por John W. Mitchell
, Senior Correspondent | May 15, 2015
From the May 2015 issue of HealthCare Business News magazine
HealthCare Business News interviewed Greg Feirn, CEO of LCMC Health about New Orleans health care post-Katrina and the latest shifts toward population management.
LCMC Health is made up of Children’s Hospital New Orleans, Touro, New Orleans East Hospital, Interim LSU Hospital and University Medical Center New Orleans (UMC New Orleans).
HBCN: How did your career path lead you to become a hospital CEO?
I’ve been in New Orleans for 16 years, working in various positions, including at Children’s Hospital, where I transitioned from finance to operations. I became the CEO of LCMC 10 months ago.
HBCN: Tell me what makes LCMC Health unique.
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We have grown quickly because we had to. Hurricane Katrina significantly changed the hospital landscape in New Orleans. Charity Hospital, the safety net hospital for the city, was destroyed and University Hospital closed due to damage, which later reopened as Interim LSU Hospital. The State is replacing these facilities with the new University Medical Center, currently one of the largest hospital building projects underway in the country – its about a $1.2 billion project.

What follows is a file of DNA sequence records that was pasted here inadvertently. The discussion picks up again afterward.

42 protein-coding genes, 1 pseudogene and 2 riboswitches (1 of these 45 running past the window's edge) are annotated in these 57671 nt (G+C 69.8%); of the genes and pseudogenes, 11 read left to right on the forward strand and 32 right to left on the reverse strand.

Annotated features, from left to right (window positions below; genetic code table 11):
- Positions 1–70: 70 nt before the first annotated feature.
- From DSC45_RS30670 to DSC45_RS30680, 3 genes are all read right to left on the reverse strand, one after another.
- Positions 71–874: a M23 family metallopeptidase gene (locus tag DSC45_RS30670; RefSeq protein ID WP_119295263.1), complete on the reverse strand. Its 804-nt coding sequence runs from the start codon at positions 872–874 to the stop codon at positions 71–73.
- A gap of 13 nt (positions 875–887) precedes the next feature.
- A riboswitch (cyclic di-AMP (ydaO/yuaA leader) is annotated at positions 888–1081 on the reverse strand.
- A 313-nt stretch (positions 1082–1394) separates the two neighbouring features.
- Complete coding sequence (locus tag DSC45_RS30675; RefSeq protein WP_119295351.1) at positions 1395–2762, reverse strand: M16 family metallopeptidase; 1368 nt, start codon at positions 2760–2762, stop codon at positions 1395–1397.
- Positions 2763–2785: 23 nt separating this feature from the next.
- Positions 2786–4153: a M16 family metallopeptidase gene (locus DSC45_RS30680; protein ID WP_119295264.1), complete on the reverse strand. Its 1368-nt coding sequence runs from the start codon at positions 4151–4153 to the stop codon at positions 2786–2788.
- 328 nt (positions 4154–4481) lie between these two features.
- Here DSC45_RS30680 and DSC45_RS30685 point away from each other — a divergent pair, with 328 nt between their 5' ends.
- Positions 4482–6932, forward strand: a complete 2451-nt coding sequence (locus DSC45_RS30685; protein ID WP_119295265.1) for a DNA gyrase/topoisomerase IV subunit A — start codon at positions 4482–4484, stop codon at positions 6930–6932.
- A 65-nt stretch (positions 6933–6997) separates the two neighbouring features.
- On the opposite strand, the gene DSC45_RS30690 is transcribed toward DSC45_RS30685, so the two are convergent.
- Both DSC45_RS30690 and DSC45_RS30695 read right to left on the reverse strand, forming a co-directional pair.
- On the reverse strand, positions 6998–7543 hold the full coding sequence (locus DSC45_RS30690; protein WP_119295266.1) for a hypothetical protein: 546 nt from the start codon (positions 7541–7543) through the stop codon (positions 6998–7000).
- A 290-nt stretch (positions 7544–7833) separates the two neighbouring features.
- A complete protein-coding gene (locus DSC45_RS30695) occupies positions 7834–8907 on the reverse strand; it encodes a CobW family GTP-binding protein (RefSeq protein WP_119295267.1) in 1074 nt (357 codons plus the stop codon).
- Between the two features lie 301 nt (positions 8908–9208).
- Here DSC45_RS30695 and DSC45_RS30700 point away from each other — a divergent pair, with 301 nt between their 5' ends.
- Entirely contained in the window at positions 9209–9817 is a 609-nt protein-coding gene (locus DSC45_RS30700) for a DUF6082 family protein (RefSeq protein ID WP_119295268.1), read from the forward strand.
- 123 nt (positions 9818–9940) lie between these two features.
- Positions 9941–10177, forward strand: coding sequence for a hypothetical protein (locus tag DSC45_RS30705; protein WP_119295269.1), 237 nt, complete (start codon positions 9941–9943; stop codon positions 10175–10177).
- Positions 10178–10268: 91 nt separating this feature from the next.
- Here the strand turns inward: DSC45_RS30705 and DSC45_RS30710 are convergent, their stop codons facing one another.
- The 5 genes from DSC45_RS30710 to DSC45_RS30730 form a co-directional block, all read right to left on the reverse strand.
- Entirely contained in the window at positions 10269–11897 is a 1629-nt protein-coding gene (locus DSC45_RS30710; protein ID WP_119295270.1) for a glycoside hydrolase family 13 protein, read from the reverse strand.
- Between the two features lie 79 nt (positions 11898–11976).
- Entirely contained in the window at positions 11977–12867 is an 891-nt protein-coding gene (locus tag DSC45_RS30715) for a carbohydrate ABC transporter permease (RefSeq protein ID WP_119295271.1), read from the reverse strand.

The facility is scheduled to open midsummer. The new hospital is being built to withstand any future wind and flooding threat. University Medical Center is at the center of the rebirth and redevelopment of the city, so it’s very exciting. We’re very proud to be partnering with the state through a management agreement to operate the facility. LCMC evolved when Children’s acquired Touro Infirmary, the city’s only community-based, nonprofit, faith-based hospital. Touro is the only birthing hospital in the city and we had a strong relationship with them through pediatric referrals. Since then we have gone on to develop management agreements with the new University Hospital that I’ve already mentioned, and an agreement with New Orleans East Hospital, a new facility that opened in 2014 to also replace a hospital destroyed in Katrina.
And we’ve recently signed an agreement to manage West Jefferson medical Center, which I believe will go into effect this summer. The sheer size of our patient settings and amenities we offer differentiates us. Patients want and expect quality and safety on demand. We also work with physicians across a wide range of practice models, from employed doctors in our academic centers to the medical staff in our community hospitals that have a strong tradition of the private practice model. This includes working with some physicians in stand-alone surgery and imaging center agreements.